“The Royal Law Of Liberty” (1 Corinthians 13: 4 – 5, ESV) by Carley Evans


Love does not insist on its own way, but is kind and patient. Love has no envy, jealousy, arrogance. Love is never rude. Love is humble, giving, considerate.

Jesus says, “Blessed are the merciful, for they shall receive mercy.” (Matthew 5: 7) “Blessed are the peacemakers, for they shall be called sons of God.” (Matthew 5: 9)

James writes, “If you really fulfill the royal law according to the Scriptures, ‘You shall love your neighbor as yourself,’ you are doing well. But if you show partiality, you are committing sin and are convicted by the law as transgressors. For whoever keeps the whole law but fails in one point has become accountable for all of it.” (James 2: 8 – 10)

We are accountable for all of the law for we each fail at one point or another. God is merciful. He forgives us our trespasses as we forgive others.

“So speak and so act as those who are to be judged under the law of liberty. For judgment is without mercy to one who has shown no mercy. Mercy triumphs over judgment.” (James 2: 12 – 13)

“So now faith, hope, and love abide, these three, but the greatest of these is love.” (1 Corinthians 13: 13)

“You Therefore Must Be Perfect” (Matthew 5: 43 – 45, ESV) by Carley Evans


Jesus acknowledges that under the old covenant, hating one’s enemy is expected. Retribution is the rule, not the exception — ‘an eye for an eye and a tooth for a tooth.’ (Matthew 5: 38) Today, Islam lives under this same rule of retribution. But, under the new covenant which Jesus introduces to His disciples and followers, Jesus calls them and us to “love [our] enemies and pray for those who persecute [us], so that [we] may be sons of [our] Father who is in heaven.” (Matthew 5: 43 – 44)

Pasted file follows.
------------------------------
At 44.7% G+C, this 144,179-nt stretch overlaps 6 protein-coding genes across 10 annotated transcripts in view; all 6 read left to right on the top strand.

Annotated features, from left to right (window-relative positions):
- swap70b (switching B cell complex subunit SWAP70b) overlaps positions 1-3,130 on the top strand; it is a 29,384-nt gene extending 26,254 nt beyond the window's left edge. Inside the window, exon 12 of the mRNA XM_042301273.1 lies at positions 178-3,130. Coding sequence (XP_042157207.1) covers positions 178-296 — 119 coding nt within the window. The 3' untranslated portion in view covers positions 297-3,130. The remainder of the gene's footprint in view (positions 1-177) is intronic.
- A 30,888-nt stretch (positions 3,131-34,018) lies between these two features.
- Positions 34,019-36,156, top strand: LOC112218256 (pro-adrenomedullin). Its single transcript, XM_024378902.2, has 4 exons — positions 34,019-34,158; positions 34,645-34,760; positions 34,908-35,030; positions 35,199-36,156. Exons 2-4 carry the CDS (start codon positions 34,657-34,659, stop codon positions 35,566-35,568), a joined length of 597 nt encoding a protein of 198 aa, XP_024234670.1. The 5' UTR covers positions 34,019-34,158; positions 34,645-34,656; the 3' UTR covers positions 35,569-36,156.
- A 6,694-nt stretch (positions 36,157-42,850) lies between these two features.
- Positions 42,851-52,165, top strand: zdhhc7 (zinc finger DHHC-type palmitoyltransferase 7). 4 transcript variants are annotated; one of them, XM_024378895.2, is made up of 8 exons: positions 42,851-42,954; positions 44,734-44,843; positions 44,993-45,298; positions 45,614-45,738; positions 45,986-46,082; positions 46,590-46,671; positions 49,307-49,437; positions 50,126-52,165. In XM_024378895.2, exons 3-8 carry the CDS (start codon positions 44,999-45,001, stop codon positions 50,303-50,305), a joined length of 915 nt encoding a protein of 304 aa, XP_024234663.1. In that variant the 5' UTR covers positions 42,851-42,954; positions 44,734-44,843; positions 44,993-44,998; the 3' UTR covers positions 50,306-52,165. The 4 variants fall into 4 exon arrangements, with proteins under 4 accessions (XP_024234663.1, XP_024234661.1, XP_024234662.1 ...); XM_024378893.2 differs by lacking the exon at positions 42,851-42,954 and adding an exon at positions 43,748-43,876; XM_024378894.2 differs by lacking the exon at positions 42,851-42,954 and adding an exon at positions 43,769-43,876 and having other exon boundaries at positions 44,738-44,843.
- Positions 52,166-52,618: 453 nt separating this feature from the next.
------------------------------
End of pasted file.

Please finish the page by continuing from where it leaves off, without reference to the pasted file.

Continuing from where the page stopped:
Jesus calls us to perfection. In us there must be no evil intention, no thought or act of hatred or revenge. If we only love those who love us, “what reward do [we] have?” (Matthew 5: 46)

How do we love the man who murders our child? How do we love the woman who steals our husband? How do we love the drunk driver who totals our car? How do we love the colleague who cheats on his taxes? How do we love the neighbor who plays music so loudly it makes our floors vibrate? How do we love the driver who cuts us off in traffic and nearly causes a needless accident? How do we love the person in the grocery store who drops a jar of jelly and walks away without a thought?

I maintain we don’t. I maintain that the Holy Spirit, the Spirit of the Living God, loves these individuals through us. Hence Jesus asks us to “be perfect, as [our] heavenly Father is perfect.” (Matthew 5: 48)